Blessed be the God and Father of our Lord Jesus Christ,
My Sisters and Brothers in Christ:
For a few days, the media was abuzz with Pope Francis’ recent encyclical, Laudato si, Care for our Common Home. Its seventy-four pages are filled with many beautiful ideas and reflections, focusing on ourselves as gifts of God and how, in a real sense, are we living our baptismal promise to return to the Lord what He has given to us, individually and collectively. I, personally, have found it to be one of the most profound encyclicals of modern time. At the heart of Laudato si we find this question, “What kind of world do we want to leave to those who come after us, to children who are now growing up?” My own interpretation of this question is, “How well do we love one another?”
As we are blessed in Christ with every spiritual blessing in the heavens, God made us. He chose us for Himself. Because of our baptism, we begin our time in this world holy and without blemish before Him. From our birth, we are here for the praise of the glory of His grace. We can ascend to the greatness of God and to his loving mercy, and creation in the risen Christ continues onward until the fullness of God. Each one of us has a purpose, none is superfluous.
We are a part of the body of Christ; we do not live in isolation. We are a community, we live in our common home, and as such, we are responsible for each other. Understandably, we also feel a sense of responsibility when we learn the U.S. Supreme Court ruled that there is a constitutional right to same-sex marriage under the Fourteenth Amendment.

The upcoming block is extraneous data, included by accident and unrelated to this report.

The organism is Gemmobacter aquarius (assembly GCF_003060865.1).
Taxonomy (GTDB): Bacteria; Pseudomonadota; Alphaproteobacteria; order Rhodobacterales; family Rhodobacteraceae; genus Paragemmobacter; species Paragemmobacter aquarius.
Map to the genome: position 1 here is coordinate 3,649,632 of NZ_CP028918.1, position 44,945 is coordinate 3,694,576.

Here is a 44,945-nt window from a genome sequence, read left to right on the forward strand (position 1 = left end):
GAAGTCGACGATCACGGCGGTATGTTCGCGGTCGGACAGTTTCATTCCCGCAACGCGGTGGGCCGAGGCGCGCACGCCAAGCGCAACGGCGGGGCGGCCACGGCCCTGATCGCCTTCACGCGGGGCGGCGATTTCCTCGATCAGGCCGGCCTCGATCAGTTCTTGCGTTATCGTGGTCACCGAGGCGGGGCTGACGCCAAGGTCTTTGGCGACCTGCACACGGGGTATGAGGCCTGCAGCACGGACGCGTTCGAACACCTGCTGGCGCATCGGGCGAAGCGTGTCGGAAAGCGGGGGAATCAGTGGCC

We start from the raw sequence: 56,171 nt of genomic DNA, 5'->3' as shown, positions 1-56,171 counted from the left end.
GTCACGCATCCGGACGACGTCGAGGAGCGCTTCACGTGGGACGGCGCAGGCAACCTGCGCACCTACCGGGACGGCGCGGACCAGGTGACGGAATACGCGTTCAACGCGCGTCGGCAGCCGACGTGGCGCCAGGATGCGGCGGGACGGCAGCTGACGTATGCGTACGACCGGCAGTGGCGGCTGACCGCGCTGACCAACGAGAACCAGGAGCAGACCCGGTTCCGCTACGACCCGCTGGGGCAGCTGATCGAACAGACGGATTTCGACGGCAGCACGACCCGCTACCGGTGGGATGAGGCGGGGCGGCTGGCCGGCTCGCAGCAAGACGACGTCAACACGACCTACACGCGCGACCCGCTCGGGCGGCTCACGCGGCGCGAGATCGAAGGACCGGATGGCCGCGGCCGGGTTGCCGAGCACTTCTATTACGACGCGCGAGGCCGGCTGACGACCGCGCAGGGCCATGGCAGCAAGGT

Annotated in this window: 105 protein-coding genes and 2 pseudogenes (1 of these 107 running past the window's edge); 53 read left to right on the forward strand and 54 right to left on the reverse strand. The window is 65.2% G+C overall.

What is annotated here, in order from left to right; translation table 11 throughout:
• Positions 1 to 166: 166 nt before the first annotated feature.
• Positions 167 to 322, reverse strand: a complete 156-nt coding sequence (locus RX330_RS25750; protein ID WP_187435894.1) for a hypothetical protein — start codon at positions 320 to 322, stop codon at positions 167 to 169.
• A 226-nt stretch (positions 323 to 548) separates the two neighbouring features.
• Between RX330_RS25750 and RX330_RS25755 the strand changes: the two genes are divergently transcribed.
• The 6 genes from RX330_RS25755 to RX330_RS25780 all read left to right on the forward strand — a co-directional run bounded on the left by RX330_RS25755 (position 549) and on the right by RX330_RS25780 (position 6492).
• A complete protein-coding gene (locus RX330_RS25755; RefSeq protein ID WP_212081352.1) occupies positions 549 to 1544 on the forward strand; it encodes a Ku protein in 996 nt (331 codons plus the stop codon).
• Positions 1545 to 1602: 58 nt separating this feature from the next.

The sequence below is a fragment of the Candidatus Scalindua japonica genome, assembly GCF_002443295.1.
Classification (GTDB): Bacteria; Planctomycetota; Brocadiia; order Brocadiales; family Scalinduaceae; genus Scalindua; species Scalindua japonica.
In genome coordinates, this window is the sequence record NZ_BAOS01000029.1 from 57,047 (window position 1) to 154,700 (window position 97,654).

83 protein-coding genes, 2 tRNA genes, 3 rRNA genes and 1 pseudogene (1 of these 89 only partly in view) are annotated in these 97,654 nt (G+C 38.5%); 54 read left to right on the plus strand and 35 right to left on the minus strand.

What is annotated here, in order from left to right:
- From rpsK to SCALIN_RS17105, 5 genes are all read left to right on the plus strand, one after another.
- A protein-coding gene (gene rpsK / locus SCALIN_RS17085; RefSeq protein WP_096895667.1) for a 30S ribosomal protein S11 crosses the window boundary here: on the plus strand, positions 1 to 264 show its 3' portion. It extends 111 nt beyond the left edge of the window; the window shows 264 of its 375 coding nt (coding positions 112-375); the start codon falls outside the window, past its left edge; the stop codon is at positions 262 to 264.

Hopefully you understand that the U.S. Supreme Court cannot change the way Scripture defines marriage, the context of which was born long before the birth of Catholicism. In Genesis, we read God makes female and male out of love, for love. The love between a husband and wife is placed in their hearts by God to fulfill His design for each person. The sanctity of marriage unites the entire being of spouses in love and is a sign of God’s love for humanity. It is the joining of a man and woman to be co-creators with God to bring children into the world. No court can change our belief in the Sacrament of marriage.
The ruling also does not change our responsibility toward one another as a community of God’s creation. We are called to love one another as Christ loves us. We are not called to disparage the human person because of our differing faith beliefs.
The recent ruling does highlight the countercultural nature of Jesus Christ and, as Pope Francis has spoken, our own yielding to separation from God. It challenges us to be fervent in building a culture of marriage as Sacrament. It requires us to be heralds of the Gospel and stand steadfastly together in promoting and defending marriage as a Sacrament, the joining together of a man and woman to be co-creators with God to bring children into the world. It begs us, as people of faith, to be courageous against this tide of disbelief and lead others as the first apostles also did to Christ. It requires us to apply the tenets of faithful citizenship as we consider our vote for elected officials. It calls us to prayer; to ask forgiveness for our neglect, and for those who review the Court’s decisions and their implications. It demands our evaluation of the common good and the future of our society under God.
What kind of world do we want to leave to those who come after us, to children who are now growing up? How well do we love one another?
May we live a life of faith in the Son of God, who loves us and gave Himself for us.
Bishop John Noonan
Diocese of Orlando